Hopes are high in picture-perfect Arunachal Pradesh too, though it has only begun to feature on family holiday maps in the past couple of years. Asit Biswas, director of Help Tourism, which operates in the Northeast, credits the region's current political stability for the increasing tourist inflow. "For so long, the Northeast was considered out of bounds, which fostered a great deal of curiosity. Then, when it was included in the Leave Travel Concession scheme in 2008 (like the Andamans before it), it encouraged travellers to discover and spread the word about the region's unspoilt beauty." Better rail and air connectivity and the Incredible India campaign have helped too. Last year, a whopping two lakh-plus tourists journeyed to the home of the cloud-kissed Tawang monastery, not just from Assam but also West Bengal, Maharashtra, Delhi and even Tamil Nadu.

The numbers are on an upswing in the Andamans too, as the erstwhile haunt of honeymooners is now welcoming visitors by the planeloads. Last December, journalist Smita Sharma was "shocked to find people milling about like ants on Radhanagar beach". It's no wonder that Make My Trip's charter to the archipelago last October was the first of many. For Kundu Special, too, the white beaches and crystalline waters have parlayed into serious business, especially over the past few years, reveals company official Nitai Sengupta. "The Andamans have always been on the Bengali travel radar, but now, there are people from all over India."

About two lakh domestic tourists sunbathed in the Andamans last year-up from one lakh-plus in 2008. P.C. Das of the tourism board says: "In the early 2000s, there were only 25 hotels here. Now, there are 113 hotels and restaurants, with at least two new ones springing up every month." Many of the eateries are vegetarian, says Das, to cater to the sizeable number of "Marwari and Gujarati" tourists. Likewise, in the land of the Kashmiri wazwan, kiosks selling dosas and Bengali fare have sprouted in Srinagar's Lal Chowk. Leh's popular Happy World Cafe offers no fewer than six lassi avatars for north Indian patrons dining on "paneer items". A hotelier in Leh's Changspa area says many Gujarati tourists carry their khakra by the boxful, besides a personal team of cooks to rustle up a mini Amdavad in makeshift kitchens. Even as he speaks, 40-odd Bengali tourists travelling with Kundu Special in Ladakh pick bones out of fish specially ordered from Srinagar, to top off a hearty Bengali lunch of dal, saag and aloo posto. All of it made by cooks from Calcutta travelling with them.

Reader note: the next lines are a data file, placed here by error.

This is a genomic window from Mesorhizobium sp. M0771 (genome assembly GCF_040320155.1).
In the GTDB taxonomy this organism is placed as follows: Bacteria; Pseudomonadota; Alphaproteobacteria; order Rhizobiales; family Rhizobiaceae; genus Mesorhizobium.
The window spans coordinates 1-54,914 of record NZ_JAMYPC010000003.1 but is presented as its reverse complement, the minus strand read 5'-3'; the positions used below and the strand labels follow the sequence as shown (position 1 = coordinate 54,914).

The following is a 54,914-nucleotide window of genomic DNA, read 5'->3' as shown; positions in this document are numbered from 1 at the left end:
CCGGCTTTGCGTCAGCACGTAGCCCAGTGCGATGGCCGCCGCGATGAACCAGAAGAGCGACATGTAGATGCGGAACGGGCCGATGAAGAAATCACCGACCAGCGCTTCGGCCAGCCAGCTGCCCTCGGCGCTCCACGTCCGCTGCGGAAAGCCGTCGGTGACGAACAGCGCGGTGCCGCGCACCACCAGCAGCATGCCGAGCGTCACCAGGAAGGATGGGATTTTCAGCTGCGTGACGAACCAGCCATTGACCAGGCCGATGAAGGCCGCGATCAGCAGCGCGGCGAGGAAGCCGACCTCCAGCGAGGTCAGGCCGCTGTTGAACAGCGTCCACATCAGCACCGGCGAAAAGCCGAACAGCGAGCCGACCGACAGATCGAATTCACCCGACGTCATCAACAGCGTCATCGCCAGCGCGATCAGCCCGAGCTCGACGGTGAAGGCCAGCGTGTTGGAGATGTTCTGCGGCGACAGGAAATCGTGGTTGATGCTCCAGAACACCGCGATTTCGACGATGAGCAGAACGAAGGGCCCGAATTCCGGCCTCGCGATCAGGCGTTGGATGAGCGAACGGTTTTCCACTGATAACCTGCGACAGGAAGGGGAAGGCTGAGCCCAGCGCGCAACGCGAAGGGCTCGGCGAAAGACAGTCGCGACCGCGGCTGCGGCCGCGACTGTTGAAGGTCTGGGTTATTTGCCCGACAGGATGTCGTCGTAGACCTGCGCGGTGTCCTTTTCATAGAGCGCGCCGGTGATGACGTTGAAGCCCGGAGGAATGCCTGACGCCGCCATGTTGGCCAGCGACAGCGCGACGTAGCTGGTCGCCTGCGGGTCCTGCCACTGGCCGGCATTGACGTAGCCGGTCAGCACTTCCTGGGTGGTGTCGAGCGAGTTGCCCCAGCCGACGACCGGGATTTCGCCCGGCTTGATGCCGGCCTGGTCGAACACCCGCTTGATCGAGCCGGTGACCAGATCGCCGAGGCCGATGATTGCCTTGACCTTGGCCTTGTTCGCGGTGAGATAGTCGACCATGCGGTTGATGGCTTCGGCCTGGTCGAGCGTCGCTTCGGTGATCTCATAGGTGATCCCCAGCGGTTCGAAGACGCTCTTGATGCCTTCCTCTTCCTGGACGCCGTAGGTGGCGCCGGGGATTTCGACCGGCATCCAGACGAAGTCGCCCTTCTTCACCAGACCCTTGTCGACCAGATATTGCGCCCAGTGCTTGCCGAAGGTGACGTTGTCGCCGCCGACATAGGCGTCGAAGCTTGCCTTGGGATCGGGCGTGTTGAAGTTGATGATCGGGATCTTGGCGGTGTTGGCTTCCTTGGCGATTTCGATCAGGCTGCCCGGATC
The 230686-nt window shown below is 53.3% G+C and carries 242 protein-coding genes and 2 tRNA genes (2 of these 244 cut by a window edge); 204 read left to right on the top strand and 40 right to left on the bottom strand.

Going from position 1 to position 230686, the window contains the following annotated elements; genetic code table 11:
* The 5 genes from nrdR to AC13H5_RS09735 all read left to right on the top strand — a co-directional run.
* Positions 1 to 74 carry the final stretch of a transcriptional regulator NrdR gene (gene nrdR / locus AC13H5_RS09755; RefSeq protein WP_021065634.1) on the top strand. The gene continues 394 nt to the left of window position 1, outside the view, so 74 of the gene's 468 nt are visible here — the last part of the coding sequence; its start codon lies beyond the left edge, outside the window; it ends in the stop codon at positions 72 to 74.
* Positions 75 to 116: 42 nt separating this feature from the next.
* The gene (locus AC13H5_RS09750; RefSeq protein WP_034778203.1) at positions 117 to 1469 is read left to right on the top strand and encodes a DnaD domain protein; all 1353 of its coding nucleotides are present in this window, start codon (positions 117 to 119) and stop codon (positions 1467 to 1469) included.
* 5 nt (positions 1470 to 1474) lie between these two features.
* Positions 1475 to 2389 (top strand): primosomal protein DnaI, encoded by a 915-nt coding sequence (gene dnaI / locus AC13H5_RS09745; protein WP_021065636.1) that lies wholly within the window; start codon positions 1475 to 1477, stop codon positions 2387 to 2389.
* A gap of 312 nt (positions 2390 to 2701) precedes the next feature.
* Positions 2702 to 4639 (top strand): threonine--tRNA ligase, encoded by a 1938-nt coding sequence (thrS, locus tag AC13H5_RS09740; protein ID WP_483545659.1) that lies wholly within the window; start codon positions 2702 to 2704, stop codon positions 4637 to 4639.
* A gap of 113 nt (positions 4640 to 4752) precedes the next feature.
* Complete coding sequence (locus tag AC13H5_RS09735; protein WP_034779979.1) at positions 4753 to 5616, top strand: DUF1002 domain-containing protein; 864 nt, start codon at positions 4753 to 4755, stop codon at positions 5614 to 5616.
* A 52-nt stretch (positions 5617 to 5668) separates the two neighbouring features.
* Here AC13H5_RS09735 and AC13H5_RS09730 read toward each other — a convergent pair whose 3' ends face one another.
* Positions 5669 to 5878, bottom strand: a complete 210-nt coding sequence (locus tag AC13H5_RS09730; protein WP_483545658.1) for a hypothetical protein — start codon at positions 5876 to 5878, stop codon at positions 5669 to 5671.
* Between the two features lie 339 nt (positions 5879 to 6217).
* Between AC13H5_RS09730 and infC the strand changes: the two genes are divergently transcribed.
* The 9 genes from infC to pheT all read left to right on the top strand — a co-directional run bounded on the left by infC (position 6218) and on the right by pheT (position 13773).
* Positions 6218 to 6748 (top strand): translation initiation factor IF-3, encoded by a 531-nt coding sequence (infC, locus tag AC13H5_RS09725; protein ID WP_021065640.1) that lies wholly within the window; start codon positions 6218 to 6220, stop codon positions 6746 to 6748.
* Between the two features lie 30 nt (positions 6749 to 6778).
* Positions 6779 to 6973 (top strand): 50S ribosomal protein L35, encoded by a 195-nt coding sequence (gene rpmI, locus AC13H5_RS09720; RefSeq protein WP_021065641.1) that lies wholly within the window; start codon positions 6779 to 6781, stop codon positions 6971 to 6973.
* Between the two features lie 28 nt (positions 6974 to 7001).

"Even a few years ago, people used to wonder if they needed a passport to come here!" laughs Ahmed, whose seasonal stay in the rarified air of Ladakh has now stretched from four months a year to eight, in keeping with the increased tourist flow. He is also getting used to a different kind of crowd profile, one that is gathering strength in numbers across the country, no matter how distant or trying the terrain-the regular Indian family, kids and grandparents included.

As Sabina Chopra says, "The middle- class tourist no longer saves up for that one big holiday, choosing instead to take as many as three breaks a year. He is looking out for newer destinations as accessibility and affordability increase. Budget accommodation is easily available, and one can get a decent room for as low as Rs. 1,500- Rs. 2,000 a night in most places." A.K. Singh, director of tourism, Arunachal Pradesh, agrees, adding that as many as 20 tourist lodges have been set up in the state in the past two years.

There'll have to be plenty more because the Great Indian Tourist has only just begun. As for those looking to travel down the road less taken, well, you'll have to walk a lot farther than you thought.